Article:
“We did actually film the whole rape scene, but then the writers decided to show it behind closed doors,” Skelton says over the phone, explaining that the show’s team was influenced by the #MeToo movement. “I think because it’s a conversation of today and because rape has been quite prominent in shows. I think that Outlander wanted to make sure they were showing that they are sensitive to that, but obviously without disregarding it completely.”
“Showing the reaction on the faces of the men was something [the writers] wanted to use as the harrowing moment as opposed to what’s happening inside the room,” Skelton says. “I think [the writers] wanted to show… obviously the #MeToo movement now is talking about how people did sort of turn their heads to what was going on.”
“I think one thing Outlander has always done well is make sure that you don’t just see rape and then it’s gone,” Skelton continues. “You really follow the character through.” In Briana’s case, that means showing the reality of her trauma on-screen. In the episode following her assault, the upcoming “The Birds & The Bees,” we see Briana flinch from a sudden touch, become intermittently numb and withdrawn and then suddenly emotional, blame herself for her own rape, and generally struggle to grapple with the horrific violation she endured.
“It’s one of the hardest things that a person can go through in life. The main thing we follow is the aftermath of the event,” Skelton tells The Hollywood Reporter. “For me, the challenge was getting into that headspace and making sure that I played it in a way that can hopefully in some way help women who have been through it. I know it’s going to be an exceedingly difficult thing for women to watch, and I have spoken to a few fans who have been through a similar situation and they are saying that they are kind of dreading watching the episode because they’ll be reliving something through Brianna.”
“I hope that they can relive the aftermath and dealing with the event through Brianna, too, and I hope that it can in some way give a cathartic element to their trauma,” she says. “Sometimes seeing something that you’ve been through, lived through someone else and seeing them come through the other side of it hopefully will give some strength to women who have been through it. The challenge really was trying to do justice to it and trying to play it in as true a way as possible.”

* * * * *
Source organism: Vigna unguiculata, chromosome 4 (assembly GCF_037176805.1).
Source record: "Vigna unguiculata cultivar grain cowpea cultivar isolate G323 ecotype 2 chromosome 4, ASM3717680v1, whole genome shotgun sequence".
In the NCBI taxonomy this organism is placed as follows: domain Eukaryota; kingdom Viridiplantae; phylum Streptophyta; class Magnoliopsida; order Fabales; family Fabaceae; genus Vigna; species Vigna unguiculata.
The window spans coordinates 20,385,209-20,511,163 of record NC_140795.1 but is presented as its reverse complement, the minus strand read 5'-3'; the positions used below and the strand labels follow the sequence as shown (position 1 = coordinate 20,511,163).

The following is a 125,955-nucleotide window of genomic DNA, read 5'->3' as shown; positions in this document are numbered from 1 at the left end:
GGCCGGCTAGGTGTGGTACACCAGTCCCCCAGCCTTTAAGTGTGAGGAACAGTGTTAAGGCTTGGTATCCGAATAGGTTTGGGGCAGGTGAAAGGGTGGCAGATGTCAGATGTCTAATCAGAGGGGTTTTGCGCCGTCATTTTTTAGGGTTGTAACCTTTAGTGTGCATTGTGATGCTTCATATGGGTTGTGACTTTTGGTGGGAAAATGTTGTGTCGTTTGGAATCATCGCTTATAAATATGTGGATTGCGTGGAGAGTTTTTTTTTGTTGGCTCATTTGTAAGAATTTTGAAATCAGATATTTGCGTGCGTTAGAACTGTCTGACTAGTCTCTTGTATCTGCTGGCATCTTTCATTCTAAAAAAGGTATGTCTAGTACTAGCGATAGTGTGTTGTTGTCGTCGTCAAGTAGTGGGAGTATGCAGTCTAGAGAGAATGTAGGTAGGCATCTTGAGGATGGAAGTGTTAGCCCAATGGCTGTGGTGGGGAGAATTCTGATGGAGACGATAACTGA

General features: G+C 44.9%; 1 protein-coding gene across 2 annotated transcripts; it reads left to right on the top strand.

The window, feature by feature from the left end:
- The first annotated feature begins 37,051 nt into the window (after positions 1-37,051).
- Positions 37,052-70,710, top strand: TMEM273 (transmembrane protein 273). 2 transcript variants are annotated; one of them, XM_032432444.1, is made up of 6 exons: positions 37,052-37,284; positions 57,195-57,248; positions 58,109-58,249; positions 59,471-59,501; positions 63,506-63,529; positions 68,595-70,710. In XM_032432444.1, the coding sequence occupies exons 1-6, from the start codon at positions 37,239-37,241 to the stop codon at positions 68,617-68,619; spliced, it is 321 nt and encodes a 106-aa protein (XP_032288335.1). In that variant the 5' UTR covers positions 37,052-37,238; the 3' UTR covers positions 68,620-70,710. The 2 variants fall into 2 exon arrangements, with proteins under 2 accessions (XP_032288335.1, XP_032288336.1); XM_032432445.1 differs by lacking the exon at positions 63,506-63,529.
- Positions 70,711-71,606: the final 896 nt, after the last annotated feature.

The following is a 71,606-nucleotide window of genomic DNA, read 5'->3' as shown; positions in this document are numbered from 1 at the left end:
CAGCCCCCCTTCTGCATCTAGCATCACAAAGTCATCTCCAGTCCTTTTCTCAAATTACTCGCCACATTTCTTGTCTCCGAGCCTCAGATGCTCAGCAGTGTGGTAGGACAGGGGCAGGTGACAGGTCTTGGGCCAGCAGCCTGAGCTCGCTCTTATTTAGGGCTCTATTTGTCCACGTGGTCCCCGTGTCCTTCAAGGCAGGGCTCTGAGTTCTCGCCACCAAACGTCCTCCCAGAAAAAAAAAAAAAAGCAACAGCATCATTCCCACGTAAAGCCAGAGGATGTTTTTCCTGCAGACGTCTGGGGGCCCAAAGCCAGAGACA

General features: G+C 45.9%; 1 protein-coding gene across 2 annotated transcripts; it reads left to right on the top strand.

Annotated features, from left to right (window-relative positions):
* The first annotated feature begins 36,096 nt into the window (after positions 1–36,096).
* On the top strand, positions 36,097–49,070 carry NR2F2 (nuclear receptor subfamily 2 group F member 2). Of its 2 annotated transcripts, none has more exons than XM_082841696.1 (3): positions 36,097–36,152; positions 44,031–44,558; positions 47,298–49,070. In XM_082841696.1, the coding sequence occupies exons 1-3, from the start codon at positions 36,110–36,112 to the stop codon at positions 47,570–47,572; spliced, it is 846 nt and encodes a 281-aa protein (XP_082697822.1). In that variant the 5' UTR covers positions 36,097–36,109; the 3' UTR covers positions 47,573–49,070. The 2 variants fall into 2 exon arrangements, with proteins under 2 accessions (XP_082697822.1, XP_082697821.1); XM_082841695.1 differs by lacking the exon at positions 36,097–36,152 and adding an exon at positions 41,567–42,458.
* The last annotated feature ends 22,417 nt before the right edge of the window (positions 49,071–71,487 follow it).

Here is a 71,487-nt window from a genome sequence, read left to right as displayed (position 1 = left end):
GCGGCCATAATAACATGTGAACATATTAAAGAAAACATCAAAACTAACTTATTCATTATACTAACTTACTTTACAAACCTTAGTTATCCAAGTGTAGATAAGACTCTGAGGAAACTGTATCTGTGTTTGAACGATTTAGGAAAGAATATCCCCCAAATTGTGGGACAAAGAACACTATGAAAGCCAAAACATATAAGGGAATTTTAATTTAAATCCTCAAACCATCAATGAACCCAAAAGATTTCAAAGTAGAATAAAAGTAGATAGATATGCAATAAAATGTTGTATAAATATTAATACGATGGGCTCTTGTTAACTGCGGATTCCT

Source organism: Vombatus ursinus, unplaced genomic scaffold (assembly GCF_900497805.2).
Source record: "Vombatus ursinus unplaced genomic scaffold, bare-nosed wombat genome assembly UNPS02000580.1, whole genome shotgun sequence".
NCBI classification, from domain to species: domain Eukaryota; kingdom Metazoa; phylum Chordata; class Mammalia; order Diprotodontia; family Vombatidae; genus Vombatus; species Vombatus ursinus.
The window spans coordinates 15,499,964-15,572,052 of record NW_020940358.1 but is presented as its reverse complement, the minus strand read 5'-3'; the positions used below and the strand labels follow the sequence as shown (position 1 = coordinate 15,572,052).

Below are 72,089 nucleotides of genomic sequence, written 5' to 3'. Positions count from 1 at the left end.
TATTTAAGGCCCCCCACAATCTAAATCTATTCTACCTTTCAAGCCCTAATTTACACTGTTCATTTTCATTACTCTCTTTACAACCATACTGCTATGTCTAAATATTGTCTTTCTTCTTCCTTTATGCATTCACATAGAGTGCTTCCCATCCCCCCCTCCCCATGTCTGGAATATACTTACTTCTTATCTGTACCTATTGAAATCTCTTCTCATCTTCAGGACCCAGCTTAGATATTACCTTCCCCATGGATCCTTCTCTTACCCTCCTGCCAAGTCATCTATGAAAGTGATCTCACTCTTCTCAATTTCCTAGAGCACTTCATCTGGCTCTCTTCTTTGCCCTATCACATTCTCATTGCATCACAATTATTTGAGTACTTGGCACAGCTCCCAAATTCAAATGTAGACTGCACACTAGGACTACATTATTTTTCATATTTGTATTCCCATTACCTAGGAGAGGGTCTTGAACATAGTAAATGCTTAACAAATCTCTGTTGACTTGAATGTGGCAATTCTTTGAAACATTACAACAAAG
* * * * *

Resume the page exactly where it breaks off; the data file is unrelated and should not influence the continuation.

“It’s such highs and lows for Brianna. She has, in less than the span of 24 hours, one of the greatest nights of her life and also one of the worst nights of her life,” executive producer Maril Davis tells THR. “It’s heartbreaking. We had so many conversations with Richard and Sophie about their handfast scene and that moment and where it all goes wrong. It’s such a beautiful moment and seeing their relationship evolve to that level, so we had so many conversations with them and in the writers’ room about what would cause Roger to leave that room? How hard would that be?”
“We had to escalate that fight so that he would need to leave for what happens next,” Davis says. “That fight really showcases where they are in their relationship, the fact that they do love each other, they’re ready to make this commitment, but there is still lots for them to learn. It’s all very new. They haven’t worked out all the kinks, and it’s very evident in that fight, it’s a fight of new lovers as opposed to a fight of people who have been in a relationship for a long while.”
“From the outset, we always knew, and we talked to the director [Jennifer Getzinger] about this, but we weren’t going to remain with Brianna and Bonnett in the room the whole time,” Davis says. “We certainly start there, but we also wanted to show the tragedy in this time of how rape was not seen as that big of a deal and…how horrible it was that no one raised a hand to stop it. All these people in this bar knew this was happening and didn’t reach out to help this girl, and that’s tragic.
“Whether we show the rape occurring or we’re outside that room, it doesn’t lessen the tragedy of that horrific experience for Brianna. But we also wanted to show the tragedy of this environment that she’s in and thrust into this new world and the violence and the fact that no one was going to help her and how awful that was.”
“In the book, we don’t know that rape has happened; several things pass and we just find out about it in flashback,” Davis recalls. “We felt like that’s certainly an interesting way to go, but we wanted to see her struggle with it and not have to have her hide it. We see that she’s working through this, and we stay on that journey with her as opposed to having to look back and seeing if we could track where this happened. We wanted to give Sophie the ability to play that as a character as how it would affect her moving forward because this is a life-altering moment.”
“There is a lot of rape in Diana’s books,” admits Executive Producer Maril Davis to EW. “Obviously we’ve seen some of it and every time we try to figure out what is best for the story. We certainly want to be sensitive to the character who is going through this situation. We knew from the outset that we wanted to [have the rape occur off-screen]. We’re in the room with her at the beginning. Sophie did such an amazing job. It’s just a heart-breaking moment.”
Sources: All are linked in this post